Have you seen the memes going around highlighting the difficulty in being Christlike in your response to foolishness? I probably laugh too hard when I see them because it describes me so directly that I cannot deny the likeness. I have had a fly mouth and attitude since elementary school. I attended school in an environment where “flower-child” character traits meant you would get stomped down on the blacktop after lunch if you did not stand up for yourself. After a couple of showdowns and practices in my bedroom mirror, I became pretty proficient at the art of the “comeback”. So, with about 10 solid years of honing those skills on various playgrounds, at parks, in unsupervised classrooms, and in teen clubs, I developed a solid ability to quickly and sharply respond to foolishness.
It was a good tool to have and it served me well for a long time. It helped me avoid plenty of altercations but it also escalated many more situations that could have been avoided. Since it worked for me early on, I continued “popping off” on people when I got to college. The demographics were different and the method did not work as well. I slowly learned what was once an asset had now become a weakness.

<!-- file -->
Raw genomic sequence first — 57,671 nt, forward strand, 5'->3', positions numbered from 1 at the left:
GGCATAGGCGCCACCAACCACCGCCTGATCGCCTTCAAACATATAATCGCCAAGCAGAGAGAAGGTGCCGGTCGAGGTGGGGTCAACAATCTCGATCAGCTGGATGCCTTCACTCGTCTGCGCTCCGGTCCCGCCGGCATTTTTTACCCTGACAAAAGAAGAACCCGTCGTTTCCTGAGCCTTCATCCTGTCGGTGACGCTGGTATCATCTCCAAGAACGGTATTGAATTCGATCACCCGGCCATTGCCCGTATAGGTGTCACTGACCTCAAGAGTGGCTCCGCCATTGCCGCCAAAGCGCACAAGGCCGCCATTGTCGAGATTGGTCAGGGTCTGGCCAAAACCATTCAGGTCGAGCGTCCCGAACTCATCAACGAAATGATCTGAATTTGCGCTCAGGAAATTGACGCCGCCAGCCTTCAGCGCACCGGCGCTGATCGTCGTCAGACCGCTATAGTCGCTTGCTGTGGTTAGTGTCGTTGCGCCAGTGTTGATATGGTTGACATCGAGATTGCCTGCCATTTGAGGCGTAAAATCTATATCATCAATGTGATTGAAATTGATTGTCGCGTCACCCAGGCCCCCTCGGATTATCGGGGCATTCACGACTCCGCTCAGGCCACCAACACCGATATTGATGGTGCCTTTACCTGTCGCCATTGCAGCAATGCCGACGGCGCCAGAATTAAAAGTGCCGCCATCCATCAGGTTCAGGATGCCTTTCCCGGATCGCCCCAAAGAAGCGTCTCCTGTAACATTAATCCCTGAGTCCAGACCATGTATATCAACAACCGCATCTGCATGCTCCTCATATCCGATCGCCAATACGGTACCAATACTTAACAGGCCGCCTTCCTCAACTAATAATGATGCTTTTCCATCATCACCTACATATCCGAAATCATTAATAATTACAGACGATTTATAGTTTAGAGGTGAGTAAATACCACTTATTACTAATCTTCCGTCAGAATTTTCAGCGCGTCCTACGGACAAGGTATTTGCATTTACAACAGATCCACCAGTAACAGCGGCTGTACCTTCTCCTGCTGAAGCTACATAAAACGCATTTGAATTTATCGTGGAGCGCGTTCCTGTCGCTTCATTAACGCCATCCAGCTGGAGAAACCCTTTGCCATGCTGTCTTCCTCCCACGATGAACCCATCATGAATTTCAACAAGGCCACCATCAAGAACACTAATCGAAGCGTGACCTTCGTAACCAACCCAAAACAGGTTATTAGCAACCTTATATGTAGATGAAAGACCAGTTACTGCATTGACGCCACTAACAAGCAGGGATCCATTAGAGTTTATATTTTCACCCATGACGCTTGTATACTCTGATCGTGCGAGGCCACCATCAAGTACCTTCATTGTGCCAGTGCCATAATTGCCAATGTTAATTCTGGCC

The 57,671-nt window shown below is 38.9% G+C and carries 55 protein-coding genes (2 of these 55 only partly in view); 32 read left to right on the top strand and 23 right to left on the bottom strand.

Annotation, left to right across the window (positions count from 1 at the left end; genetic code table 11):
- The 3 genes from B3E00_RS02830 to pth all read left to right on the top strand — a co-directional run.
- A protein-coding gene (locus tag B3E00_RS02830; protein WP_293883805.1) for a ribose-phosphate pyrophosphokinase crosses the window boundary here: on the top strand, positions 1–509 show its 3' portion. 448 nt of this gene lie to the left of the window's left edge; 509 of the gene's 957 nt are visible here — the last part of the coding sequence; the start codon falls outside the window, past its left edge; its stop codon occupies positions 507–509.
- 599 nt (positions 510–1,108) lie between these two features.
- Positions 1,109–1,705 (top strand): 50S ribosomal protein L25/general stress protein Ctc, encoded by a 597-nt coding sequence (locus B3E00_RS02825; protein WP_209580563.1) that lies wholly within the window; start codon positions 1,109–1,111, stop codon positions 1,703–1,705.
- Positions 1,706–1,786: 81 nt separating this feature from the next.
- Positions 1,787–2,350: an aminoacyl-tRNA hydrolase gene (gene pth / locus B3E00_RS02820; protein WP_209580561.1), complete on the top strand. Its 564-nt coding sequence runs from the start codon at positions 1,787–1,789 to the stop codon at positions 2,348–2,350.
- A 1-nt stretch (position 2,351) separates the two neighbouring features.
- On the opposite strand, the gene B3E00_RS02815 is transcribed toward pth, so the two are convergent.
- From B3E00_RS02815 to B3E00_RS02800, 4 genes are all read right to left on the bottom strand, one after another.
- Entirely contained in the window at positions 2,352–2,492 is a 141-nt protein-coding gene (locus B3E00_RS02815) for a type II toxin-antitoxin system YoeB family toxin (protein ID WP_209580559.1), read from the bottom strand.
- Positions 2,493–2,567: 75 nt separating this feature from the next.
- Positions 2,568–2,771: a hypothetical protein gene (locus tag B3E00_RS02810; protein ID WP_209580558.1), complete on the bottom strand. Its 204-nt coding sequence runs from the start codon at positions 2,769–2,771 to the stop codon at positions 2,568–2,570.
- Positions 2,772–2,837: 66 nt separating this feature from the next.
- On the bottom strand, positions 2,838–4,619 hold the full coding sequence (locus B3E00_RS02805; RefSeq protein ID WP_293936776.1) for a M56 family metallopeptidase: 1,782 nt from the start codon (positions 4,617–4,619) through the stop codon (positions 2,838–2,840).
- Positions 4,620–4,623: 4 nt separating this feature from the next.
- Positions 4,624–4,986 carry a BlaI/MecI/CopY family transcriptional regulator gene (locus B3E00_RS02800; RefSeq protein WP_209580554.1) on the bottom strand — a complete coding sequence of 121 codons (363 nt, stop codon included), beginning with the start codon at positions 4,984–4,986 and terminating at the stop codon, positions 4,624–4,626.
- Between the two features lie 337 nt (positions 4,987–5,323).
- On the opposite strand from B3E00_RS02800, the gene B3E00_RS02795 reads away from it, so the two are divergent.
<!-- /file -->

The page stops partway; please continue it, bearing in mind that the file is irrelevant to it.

I was more focused on having earthly strength rather than Godly strength. I was trying to fight my own battles instead of relying on the word of God. Sadly, I was trying to control things and not living up to who God expected me to be as a Christian.
Over time, I learned that regardless of the stimuli, my response should always reflect the heart of Christ. Let me give you some examples of reasons people “pop off”; betrayal by a friend, disappointments at work, a stranger’s disrespect, the death of a loved one, and so on and so on. Most of us would agree that our emotions would run high. Nevertheless, focusing on peace rather than discord will lessen the negativity of the experience, overall. Also where there is less damage, the healing occurs quicker. If you rage or destroy in response to a negative stimulus, you will cause more damage to everyone involved. More damage = more healing time.
So, that “smart mouth” skill is still within me and I have to fight “not” to exercise it quite frequently. Sometimes I am successful, sometimes I am not. When I am not successful, I know I have failed God.
Proverbs 15:1 says, “A gentle answer turns away wrath, but a harsh word stirs up anger”. It takes a while to fully absorb and embrace this especially when you’ve fooled yourself into thinking your worldly method of handling discord has addressed the problem. When we selfishly focus on our own goals instead of God’s goals, we are already wrong. God wants us to be a witness to His goodness. Even in the midst of difficulty, we can stand firm and address issues without being destructive.
So, mind your words and your tone. Focus on peace and healing. Focus on God. As for me, I will do the same.